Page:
In the case at bar the record clearly indicates that Collis requested probation. He assented to the suspension of sentence by entering into a recognizance for his release pending the probation and paid the costs of the proceeding in open court after sentence was pronounced upon him. Presumably upon such a state of the record the Oregon court which passed on the Goddard case would have held, as did the Arizona court in the Brooks case, that the affirmative acceptance of probation would estop defendant from seeking a review.

In Renado v. Lummus (1910), 205 Mass. 155, 91 N.E. 144, it was held that where defendant, having been fined $10 and informed of his right to appeal, said that he did not wish to appeal but desired instead to avail himself of his statutory right to a suspension of sentence which was granted, his request for an appeal made six days later and at a subsequent sitting of the court, came too late, since he had waived his right of appeal by applying for and accepting the suspension of the sentence.

In State ex rel. Sawyer v. Municipal Court of the City of Minneapolis (1890), 43 Minn. 202, 45 N.W. 155, it was held that the defendant having stipulated to pay a $100 fine for violation of the liquor-license law, and having entered into an undertaking and accepted a stay of judgment, could not appeal. The court stated the reasons for its decision as follows:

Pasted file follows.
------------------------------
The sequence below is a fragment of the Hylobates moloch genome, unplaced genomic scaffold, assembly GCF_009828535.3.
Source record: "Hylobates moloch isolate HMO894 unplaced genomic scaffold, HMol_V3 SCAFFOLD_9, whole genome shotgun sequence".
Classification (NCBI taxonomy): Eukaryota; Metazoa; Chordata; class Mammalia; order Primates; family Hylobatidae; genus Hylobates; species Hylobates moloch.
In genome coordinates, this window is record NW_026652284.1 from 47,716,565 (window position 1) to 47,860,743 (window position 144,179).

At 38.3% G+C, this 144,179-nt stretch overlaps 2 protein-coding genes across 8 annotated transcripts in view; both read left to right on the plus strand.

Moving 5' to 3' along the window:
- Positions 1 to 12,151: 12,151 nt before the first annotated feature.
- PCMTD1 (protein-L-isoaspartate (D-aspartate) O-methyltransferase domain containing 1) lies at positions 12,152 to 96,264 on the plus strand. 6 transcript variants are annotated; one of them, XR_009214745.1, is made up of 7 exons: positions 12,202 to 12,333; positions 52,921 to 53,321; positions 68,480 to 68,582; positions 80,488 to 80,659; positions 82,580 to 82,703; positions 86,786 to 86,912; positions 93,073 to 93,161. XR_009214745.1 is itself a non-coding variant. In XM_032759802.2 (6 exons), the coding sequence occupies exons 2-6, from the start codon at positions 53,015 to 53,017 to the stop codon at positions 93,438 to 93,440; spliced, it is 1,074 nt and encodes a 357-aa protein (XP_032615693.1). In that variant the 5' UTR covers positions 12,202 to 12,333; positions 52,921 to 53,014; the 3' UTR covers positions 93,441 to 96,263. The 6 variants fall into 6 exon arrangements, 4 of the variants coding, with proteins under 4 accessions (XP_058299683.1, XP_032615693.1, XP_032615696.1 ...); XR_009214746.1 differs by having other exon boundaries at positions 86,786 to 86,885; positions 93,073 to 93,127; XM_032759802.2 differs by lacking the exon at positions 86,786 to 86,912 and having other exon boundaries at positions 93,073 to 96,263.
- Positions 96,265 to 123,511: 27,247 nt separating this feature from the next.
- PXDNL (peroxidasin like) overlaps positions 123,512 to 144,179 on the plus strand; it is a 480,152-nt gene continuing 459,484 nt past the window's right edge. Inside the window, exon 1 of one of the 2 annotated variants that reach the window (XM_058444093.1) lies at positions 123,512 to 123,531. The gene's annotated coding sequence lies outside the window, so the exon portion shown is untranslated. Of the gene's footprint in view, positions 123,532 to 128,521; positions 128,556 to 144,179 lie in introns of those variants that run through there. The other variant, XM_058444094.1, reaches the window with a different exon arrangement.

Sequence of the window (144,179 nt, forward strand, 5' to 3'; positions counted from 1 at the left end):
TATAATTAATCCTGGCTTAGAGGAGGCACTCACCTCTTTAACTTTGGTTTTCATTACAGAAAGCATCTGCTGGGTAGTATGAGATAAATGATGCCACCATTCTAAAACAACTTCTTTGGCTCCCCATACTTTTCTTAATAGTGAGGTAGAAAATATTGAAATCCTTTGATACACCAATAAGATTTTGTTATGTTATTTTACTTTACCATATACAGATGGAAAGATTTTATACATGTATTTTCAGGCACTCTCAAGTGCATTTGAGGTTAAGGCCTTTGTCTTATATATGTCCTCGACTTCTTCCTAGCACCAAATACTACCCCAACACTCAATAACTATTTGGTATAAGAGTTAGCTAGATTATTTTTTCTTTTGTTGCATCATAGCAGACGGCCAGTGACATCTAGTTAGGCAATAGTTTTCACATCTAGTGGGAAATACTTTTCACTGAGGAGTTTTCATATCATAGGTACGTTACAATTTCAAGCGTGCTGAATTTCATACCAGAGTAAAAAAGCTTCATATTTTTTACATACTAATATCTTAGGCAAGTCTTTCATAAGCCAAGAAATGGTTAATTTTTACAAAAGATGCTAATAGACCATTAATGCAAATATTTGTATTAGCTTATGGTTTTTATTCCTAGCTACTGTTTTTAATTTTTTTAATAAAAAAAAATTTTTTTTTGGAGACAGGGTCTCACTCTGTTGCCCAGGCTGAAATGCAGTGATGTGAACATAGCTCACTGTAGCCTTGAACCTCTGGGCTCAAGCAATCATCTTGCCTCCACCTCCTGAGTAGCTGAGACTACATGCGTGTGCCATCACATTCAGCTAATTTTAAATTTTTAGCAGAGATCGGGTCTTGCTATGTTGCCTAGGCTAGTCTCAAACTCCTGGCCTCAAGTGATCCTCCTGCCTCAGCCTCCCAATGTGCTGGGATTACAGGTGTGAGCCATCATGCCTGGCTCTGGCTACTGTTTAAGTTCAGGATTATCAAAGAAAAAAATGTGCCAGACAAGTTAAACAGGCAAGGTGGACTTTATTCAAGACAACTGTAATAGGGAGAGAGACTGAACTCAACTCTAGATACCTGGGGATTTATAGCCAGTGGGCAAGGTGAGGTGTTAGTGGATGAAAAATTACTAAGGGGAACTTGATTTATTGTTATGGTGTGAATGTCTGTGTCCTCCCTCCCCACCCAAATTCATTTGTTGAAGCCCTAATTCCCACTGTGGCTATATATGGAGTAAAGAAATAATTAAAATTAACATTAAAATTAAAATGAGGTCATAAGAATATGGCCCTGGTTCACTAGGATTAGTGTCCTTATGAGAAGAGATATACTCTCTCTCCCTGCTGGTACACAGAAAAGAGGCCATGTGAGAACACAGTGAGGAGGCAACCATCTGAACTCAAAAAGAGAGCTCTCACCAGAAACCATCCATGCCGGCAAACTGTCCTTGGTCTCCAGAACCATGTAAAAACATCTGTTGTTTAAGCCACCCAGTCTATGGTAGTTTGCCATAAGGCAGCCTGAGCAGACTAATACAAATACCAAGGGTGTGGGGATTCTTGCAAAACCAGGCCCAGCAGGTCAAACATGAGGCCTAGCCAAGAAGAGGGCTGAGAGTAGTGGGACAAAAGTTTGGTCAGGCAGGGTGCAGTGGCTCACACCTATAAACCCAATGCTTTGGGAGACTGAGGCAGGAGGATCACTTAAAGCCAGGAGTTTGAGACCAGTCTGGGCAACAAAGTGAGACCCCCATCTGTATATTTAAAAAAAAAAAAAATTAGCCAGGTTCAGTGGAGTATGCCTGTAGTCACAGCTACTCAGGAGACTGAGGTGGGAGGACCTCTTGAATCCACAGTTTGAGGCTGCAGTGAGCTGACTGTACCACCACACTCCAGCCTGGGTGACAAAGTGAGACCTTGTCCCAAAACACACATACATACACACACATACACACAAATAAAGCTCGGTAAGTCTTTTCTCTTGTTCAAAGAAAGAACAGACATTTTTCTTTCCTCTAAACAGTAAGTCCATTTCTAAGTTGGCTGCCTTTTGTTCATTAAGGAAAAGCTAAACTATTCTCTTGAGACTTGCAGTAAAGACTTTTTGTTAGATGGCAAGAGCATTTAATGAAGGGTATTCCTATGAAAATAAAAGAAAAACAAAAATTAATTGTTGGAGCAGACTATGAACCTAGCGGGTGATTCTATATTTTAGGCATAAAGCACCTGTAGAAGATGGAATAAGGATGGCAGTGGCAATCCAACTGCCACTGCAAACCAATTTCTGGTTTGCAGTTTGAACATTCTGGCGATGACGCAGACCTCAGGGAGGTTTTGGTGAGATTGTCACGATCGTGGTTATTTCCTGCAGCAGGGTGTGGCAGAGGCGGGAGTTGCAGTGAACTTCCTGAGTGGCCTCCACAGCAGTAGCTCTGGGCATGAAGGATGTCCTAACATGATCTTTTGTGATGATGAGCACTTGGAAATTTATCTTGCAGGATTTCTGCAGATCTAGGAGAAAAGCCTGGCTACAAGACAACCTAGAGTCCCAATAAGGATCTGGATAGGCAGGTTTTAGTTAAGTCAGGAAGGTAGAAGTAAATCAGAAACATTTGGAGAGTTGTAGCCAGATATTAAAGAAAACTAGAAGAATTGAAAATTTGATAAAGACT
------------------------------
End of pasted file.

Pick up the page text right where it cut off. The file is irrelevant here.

"The defendant having gained the benefit of a stay of execution by means of his agreement to abide by the judgment, and for that purpose having expressly waived all objection thereto, is now precluded from asserting the contrary. It was competent for him to waive his right of appeal, or any objection that may have existed to the judgment. His action in the premises involved such a waiver, and he has not now the right to invoke a decision from this court as to the validity of the judgment."

Likewise in State v. Tripp (1914), 168 N.C. 150, 83 S.E. 630, where defendant was convicted of a criminal offense and being present in court was given a suspended sentence upon his execution of a bond for good behavior, it was held that since he consented to the suspension of the sentence he waived his right to appeal from the conviction.

The precise question has not been decided by any of the courts in this state, but the underlying principle was approved in People v. Andrae (1920), 295 Ill. 445, wherein it was held that since under section 2 of the Act providing for a system of probation (Hurd's Stat. 1917, p. 1049), a convicted person may be admitted to probation when "nothing remains to be done by the court except to pronounce sentence," the filing, after denial of a motion for a new trial, of a petition for release on probation, waives defendant's right to make a motion in arrest of judgment and is an admission that nothing remains to be done by the trial court except to pronounce sentence.

We think the foregoing decisions are founded on the sound doctrine that where a defendant moves for release on probation which is granted, affirmatively assents to the order and accepts the benefits of probation, his choice between the suspension and contesting the judgment of conviction should be final. He should not be permitted to ...